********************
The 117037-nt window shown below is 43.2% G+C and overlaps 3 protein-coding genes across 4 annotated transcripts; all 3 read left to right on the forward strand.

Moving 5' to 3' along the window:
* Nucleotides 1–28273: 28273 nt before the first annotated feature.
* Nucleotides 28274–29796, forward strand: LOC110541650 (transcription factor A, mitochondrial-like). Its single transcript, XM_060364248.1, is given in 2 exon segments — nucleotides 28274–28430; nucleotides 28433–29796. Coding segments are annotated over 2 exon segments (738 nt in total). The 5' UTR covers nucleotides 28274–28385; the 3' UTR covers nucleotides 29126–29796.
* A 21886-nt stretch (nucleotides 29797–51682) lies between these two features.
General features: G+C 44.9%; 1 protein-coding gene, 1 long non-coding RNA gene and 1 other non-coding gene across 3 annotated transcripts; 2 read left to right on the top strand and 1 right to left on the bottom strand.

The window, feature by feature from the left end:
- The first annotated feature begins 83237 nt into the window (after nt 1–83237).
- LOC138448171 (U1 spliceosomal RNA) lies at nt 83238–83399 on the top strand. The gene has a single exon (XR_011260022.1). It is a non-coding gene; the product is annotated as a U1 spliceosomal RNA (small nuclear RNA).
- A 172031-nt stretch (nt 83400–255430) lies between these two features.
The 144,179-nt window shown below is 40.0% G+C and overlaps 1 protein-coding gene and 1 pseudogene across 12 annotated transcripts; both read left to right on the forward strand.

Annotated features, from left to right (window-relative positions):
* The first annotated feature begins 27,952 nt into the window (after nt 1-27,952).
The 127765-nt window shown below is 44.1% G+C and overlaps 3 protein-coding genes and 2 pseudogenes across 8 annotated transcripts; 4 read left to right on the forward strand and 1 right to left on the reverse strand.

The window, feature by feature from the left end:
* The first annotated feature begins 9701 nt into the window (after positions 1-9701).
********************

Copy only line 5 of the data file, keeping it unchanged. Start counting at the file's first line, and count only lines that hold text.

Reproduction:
* A 21886-nt stretch (nucleotides 29797–51682) lies between these two features.